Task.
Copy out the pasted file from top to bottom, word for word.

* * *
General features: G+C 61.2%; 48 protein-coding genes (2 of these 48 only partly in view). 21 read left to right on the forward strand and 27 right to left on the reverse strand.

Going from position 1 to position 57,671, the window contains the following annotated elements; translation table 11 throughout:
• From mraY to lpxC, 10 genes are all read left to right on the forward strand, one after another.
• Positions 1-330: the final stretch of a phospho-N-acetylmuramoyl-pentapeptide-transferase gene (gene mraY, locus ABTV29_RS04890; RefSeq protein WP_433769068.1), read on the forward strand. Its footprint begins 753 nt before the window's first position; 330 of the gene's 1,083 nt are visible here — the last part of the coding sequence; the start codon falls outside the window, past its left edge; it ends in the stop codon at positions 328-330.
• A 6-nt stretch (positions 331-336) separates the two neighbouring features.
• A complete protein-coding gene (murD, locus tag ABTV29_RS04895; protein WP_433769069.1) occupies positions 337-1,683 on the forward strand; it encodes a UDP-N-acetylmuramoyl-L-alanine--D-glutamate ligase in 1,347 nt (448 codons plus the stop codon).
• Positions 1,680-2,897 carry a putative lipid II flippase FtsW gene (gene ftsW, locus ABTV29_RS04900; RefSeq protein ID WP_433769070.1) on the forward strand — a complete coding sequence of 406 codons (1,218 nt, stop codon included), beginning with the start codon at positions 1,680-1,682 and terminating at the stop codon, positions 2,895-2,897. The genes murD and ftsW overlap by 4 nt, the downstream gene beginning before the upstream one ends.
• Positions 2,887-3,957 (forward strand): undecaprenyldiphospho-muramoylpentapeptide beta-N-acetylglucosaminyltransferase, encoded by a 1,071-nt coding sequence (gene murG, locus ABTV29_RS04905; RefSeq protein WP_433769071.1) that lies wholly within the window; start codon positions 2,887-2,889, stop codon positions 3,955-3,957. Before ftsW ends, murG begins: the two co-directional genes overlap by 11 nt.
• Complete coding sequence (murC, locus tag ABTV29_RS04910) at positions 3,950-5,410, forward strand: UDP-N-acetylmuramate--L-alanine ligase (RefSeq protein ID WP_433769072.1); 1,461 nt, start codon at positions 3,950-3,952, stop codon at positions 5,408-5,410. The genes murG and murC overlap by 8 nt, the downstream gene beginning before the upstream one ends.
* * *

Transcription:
General features: G+C 61.2%; 48 protein-coding genes (2 of these 48 only partly in view). 21 read left to right on the forward strand and 27 right to left on the reverse strand.

Going from position 1 to position 57,671, the window contains the following annotated elements; translation table 11 throughout:
• From mraY to lpxC, 10 genes are all read left to right on the forward strand, one after another.
• Positions 1-330: the final stretch of a phospho-N-acetylmuramoyl-pentapeptide-transferase gene (gene mraY, locus ABTV29_RS04890; RefSeq protein WP_433769068.1), read on the forward strand. Its footprint begins 753 nt before the window's first position; 330 of the gene's 1,083 nt are visible here — the last part of the coding sequence; the start codon falls outside the window, past its left edge; it ends in the stop codon at positions 328-330.
• A 6-nt stretch (positions 331-336) separates the two neighbouring features.
• A complete protein-coding gene (murD, locus tag ABTV29_RS04895; protein WP_433769069.1) occupies positions 337-1,683 on the forward strand; it encodes a UDP-N-acetylmuramoyl-L-alanine--D-glutamate ligase in 1,347 nt (448 codons plus the stop codon).
• Positions 1,680-2,897 carry a putative lipid II flippase FtsW gene (gene ftsW, locus ABTV29_RS04900; RefSeq protein ID WP_433769070.1) on the forward strand — a complete coding sequence of 406 codons (1,218 nt, stop codon included), beginning with the start codon at positions 1,680-1,682 and terminating at the stop codon, positions 2,895-2,897. The genes murD and ftsW overlap by 4 nt, the downstream gene beginning before the upstream one ends.
• Positions 2,887-3,957 (forward strand): undecaprenyldiphospho-muramoylpentapeptide beta-N-acetylglucosaminyltransferase, encoded by a 1,071-nt coding sequence (gene murG, locus ABTV29_RS04905; RefSeq protein WP_433769071.1) that lies wholly within the window; start codon positions 2,887-2,889, stop codon positions 3,955-3,957. Before ftsW ends, murG begins: the two co-directional genes overlap by 11 nt.
• Complete coding sequence (murC, locus tag ABTV29_RS04910) at positions 3,950-5,410, forward strand: UDP-N-acetylmuramate--L-alanine ligase (RefSeq protein ID WP_433769072.1); 1,461 nt, start codon at positions 3,950-3,952, stop codon at positions 5,408-5,410. The genes murG and murC overlap by 8 nt, the downstream gene beginning before the upstream one ends.